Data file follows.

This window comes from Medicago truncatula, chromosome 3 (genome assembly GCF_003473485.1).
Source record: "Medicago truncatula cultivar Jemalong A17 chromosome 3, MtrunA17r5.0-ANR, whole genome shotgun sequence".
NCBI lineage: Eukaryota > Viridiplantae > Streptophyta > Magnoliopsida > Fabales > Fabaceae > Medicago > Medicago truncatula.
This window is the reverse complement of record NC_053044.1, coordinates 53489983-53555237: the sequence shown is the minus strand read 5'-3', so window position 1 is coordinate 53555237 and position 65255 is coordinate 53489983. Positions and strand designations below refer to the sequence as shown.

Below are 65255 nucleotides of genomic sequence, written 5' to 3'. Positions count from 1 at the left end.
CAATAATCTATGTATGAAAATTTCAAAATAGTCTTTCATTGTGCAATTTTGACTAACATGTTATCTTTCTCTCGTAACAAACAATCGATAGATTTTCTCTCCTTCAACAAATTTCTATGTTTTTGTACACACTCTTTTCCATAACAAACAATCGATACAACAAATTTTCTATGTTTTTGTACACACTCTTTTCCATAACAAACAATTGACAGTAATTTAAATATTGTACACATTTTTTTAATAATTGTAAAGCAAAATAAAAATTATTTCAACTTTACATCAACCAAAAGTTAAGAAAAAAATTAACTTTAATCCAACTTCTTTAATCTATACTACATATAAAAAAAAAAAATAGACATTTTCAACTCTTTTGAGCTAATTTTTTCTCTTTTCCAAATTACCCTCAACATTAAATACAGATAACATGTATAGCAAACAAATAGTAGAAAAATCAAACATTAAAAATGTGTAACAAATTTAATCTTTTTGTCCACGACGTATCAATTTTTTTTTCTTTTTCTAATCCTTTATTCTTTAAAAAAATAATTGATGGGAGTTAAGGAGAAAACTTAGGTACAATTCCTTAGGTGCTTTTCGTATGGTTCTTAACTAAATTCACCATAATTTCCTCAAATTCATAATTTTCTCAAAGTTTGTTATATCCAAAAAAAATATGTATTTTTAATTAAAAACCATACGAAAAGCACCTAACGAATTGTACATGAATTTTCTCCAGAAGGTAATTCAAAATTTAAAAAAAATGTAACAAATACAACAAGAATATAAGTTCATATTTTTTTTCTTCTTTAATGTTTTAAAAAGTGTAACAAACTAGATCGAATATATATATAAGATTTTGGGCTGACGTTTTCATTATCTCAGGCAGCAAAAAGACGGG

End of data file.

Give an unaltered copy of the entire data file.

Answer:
This window comes from Medicago truncatula, chromosome 3 (genome assembly GCF_003473485.1).
Source record: "Medicago truncatula cultivar Jemalong A17 chromosome 3, MtrunA17r5.0-ANR, whole genome shotgun sequence".
NCBI lineage: Eukaryota > Viridiplantae > Streptophyta > Magnoliopsida > Fabales > Fabaceae > Medicago > Medicago truncatula.
This window is the reverse complement of record NC_053044.1, coordinates 53489983-53555237: the sequence shown is the minus strand read 5'-3', so window position 1 is coordinate 53555237 and position 65255 is coordinate 53489983. Positions and strand designations below refer to the sequence as shown.

Below are 65255 nucleotides of genomic sequence, written 5' to 3'. Positions count from 1 at the left end.
CAATAATCTATGTATGAAAATTTCAAAATAGTCTTTCATTGTGCAATTTTGACTAACATGTTATCTTTCTCTCGTAACAAACAATCGATAGATTTTCTCTCCTTCAACAAATTTCTATGTTTTTGTACACACTCTTTTCCATAACAAACAATCGATACAACAAATTTTCTATGTTTTTGTACACACTCTTTTCCATAACAAACAATTGACAGTAATTTAAATATTGTACACATTTTTTTAATAATTGTAAAGCAAAATAAAAATTATTTCAACTTTACATCAACCAAAAGTTAAGAAAAAAATTAACTTTAATCCAACTTCTTTAATCTATACTACATATAAAAAAAAAAAATAGACATTTTCAACTCTTTTGAGCTAATTTTTTCTCTTTTCCAAATTACCCTCAACATTAAATACAGATAACATGTATAGCAAACAAATAGTAGAAAAATCAAACATTAAAAATGTGTAACAAATTTAATCTTTTTGTCCACGACGTATCAATTTTTTTTTCTTTTTCTAATCCTTTATTCTTTAAAAAAATAATTGATGGGAGTTAAGGAGAAAACTTAGGTACAATTCCTTAGGTGCTTTTCGTATGGTTCTTAACTAAATTCACCATAATTTCCTCAAATTCATAATTTTCTCAAAGTTTGTTATATCCAAAAAAAATATGTATTTTTAATTAAAAACCATACGAAAAGCACCTAACGAATTGTACATGAATTTTCTCCAGAAGGTAATTCAAAATTTAAAAAAAATGTAACAAATACAACAAGAATATAAGTTCATATTTTTTTTCTTCTTTAATGTTTTAAAAAGTGTAACAAACTAGATCGAATATATATATAAGATTTTGGGCTGACGTTTTCATTATCTCAGGCAGCAAAAAGACGGG